Transportation Management Workflow may be defined as a supply chain workflow that connects and links the various parties involved along the chain from, for example, the seller’s warehouse to the buyer’s warehouse.A professional and effective logistics services provider needs to have an efficient transportation management workflow which follows a logical sequence and has the most effective operational procedures.
One of the primary requirements would be to operate an effective TMS or Transportation Management System.
One of the primary requirements would be to operate an effective TMS or Transportation Management System.The TMS used should be capable of handling various aspects of transport management including needs assessment, effective analysis, integration and management in addition to providing you visibility on inbound products, receiving, storing and distribution. An effective TMS will provide comprehensive data analysis on the current shipping costs and processes which offers you an opportunity to compare your costs and processes versus what is available in the market.
These analyses can help you optimize your supply chain process and also provide overall cost reduction. Your TMS must also be capable of handling pick and pack operations, product consolidation, replenishment and also final distribution and delivery to the receiver.
A well designed and effective TMS is of paramount importance in:
Reducing freight costs
Automating the routing and other internal processes
Tracking costs and delivery
Using your transportation management workflow, you can analyze important business metrics such as class and weight breaks, shipment density heat maps, cost/ton and cost/mile metrics, carrier utilization reports, DC optimization results, on-time performance.
An effective transportation management workflow will also be able to make recommendations on ways of reducing costs, identifying and controlling the costs per client which will also uncover inefficiencies, if any, in your business model.For example, you may be using antiquated routing methods with your current service providers that need some modernization in order to provide you with a more cost-efficient transportation management program.By conductingengineering reviews into your customer’s data, you will be able to identify inefficiencies within the existing strategy and adopt a more dynamic carrier routing which can result in significant cost savings and reduction in transit time.
The transportation management workflow must always be evolving as trade is dynamic and there must be constant workflow audits along the various silos within the supply chain.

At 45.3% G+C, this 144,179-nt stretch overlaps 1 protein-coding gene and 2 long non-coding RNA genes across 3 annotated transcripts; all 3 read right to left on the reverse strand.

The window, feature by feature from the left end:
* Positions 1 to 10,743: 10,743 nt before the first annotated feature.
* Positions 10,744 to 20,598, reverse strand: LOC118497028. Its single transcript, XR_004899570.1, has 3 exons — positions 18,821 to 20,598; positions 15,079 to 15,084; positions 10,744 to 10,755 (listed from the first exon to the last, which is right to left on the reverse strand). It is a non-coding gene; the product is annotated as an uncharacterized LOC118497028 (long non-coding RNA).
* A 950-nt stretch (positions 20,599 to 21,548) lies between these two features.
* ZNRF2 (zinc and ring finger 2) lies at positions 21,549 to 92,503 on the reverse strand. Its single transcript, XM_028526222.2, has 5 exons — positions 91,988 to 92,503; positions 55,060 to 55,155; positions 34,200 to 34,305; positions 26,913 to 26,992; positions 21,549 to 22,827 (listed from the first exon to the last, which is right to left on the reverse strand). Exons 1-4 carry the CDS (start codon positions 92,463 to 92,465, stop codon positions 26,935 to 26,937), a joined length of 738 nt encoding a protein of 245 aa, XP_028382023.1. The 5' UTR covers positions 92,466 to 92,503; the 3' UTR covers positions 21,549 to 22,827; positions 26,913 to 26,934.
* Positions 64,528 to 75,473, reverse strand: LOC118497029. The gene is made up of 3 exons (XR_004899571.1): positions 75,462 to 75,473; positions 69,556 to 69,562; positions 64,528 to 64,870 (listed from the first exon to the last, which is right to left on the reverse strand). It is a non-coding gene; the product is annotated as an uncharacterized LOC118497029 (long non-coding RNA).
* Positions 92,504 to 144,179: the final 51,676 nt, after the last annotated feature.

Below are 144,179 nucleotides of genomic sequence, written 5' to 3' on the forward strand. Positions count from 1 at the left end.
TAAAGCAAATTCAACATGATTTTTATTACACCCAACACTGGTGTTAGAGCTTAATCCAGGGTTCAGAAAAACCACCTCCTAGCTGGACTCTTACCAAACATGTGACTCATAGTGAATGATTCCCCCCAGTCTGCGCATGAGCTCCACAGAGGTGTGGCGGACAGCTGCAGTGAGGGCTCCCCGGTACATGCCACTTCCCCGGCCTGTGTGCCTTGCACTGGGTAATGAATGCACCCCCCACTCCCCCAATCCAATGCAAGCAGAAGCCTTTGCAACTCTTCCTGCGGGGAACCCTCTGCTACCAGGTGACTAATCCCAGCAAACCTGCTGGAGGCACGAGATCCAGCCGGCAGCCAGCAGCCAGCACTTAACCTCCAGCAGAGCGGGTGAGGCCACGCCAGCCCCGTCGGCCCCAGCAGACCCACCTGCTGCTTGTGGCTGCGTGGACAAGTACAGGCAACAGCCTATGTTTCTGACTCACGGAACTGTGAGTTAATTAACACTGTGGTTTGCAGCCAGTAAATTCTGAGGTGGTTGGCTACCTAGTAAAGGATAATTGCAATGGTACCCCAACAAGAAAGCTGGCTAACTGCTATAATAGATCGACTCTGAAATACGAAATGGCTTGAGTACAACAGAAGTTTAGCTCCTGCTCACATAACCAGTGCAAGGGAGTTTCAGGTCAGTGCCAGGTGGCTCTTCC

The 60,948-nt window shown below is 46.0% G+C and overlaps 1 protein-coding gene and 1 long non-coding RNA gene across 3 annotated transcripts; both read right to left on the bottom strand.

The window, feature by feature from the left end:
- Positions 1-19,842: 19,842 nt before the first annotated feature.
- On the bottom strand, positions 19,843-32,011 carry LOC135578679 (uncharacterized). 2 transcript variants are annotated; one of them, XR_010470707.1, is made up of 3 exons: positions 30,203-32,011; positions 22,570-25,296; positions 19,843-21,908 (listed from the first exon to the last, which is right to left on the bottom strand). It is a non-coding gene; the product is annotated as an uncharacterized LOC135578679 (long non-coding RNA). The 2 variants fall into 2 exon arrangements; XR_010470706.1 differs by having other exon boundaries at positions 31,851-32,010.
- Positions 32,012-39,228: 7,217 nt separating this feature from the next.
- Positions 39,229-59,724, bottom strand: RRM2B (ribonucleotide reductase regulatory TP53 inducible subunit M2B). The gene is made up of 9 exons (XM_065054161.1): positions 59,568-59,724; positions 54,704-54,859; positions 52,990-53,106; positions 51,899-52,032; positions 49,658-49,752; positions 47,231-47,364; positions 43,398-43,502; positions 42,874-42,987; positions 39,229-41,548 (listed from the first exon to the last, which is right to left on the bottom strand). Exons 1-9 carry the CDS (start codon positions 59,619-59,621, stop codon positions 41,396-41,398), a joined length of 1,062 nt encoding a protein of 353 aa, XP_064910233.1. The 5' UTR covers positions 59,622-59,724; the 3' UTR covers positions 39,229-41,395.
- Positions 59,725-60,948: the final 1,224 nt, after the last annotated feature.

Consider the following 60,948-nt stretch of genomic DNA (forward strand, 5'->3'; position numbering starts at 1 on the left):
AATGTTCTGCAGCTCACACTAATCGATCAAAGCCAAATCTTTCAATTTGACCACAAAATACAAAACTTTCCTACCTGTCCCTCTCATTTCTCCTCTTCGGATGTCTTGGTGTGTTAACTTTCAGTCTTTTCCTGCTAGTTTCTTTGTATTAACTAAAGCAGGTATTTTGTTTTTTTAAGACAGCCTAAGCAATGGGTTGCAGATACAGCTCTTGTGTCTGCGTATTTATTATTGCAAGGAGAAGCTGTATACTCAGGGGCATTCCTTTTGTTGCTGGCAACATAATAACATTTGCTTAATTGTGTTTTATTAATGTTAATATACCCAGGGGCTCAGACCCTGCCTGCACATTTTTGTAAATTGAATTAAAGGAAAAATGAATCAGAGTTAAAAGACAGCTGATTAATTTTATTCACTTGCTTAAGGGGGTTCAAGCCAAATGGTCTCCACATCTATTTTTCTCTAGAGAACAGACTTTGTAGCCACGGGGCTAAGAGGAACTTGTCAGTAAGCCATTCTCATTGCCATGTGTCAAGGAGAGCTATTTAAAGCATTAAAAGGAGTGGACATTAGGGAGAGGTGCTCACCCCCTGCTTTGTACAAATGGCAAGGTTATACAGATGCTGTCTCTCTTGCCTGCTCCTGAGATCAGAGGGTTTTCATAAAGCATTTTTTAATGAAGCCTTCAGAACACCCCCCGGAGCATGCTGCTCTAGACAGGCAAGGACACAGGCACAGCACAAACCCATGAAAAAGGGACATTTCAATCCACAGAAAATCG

Tracking and tracing is an essential and vital part of the transportation management workflow
Tracking and tracing is an essential and vital part of the transportation management workflow and the TMS used should be suitably equipped to handle this vital component in the flow.
While everyone likes to handle their own business especially if you are in the transportation business, sometimes it may just be more cost effective to outsource the transportation portion of the whole supply chain workflow.One needs to do extensive and thorough data analysis of all current costs within the transportation and logistics silos. Such analysis will allow you the opportunity to find ways to save money for your customers but also provide efficiency in operations.An efficient way to reduce costs would also be to negotiate accessorial charges because the various carriers may have different container sizes and types that they use for the transportation.
You can also use the TMS to plan warehouse spatial planning as your business may need to accommodate various sizes and weights of cargoes arriving in LTL or FTL modes.Using the TMS effectively will also assist in reducing the truck loading and turn around times which in turn will reduce the warehouse overheads in terms of staff overtime, etc. It may also be used to consolidate the booking processes which in turn will result in a consolidated billing process, reducing the overall time spent doing this activity manually by auditing, reviewing, paying and collecting each invoice.
History is the best teacher
History is the best teacher they say and in line with this, one also needs to pay special attention to historical freight data. You can analyze the performance levels of the various carriers used, achieve cost savings, and have an edge when it comes to future rate negotiations.
When effectively used TMS can assist customers to gain efficiencies in improving their service offerings while also allowing them to create scalability in their business processes. Customers, especially shippers, are always looking for ways to improve service delivery and efficiency while limiting the costs.By efficiently managing the transportation management workflow, shippers can address costly challenges like rate fluctuations, hidden charges, track and trace, visibility, etc.From both a functional and cost perspective, effective management of the transportation management workflow provides value to the customer.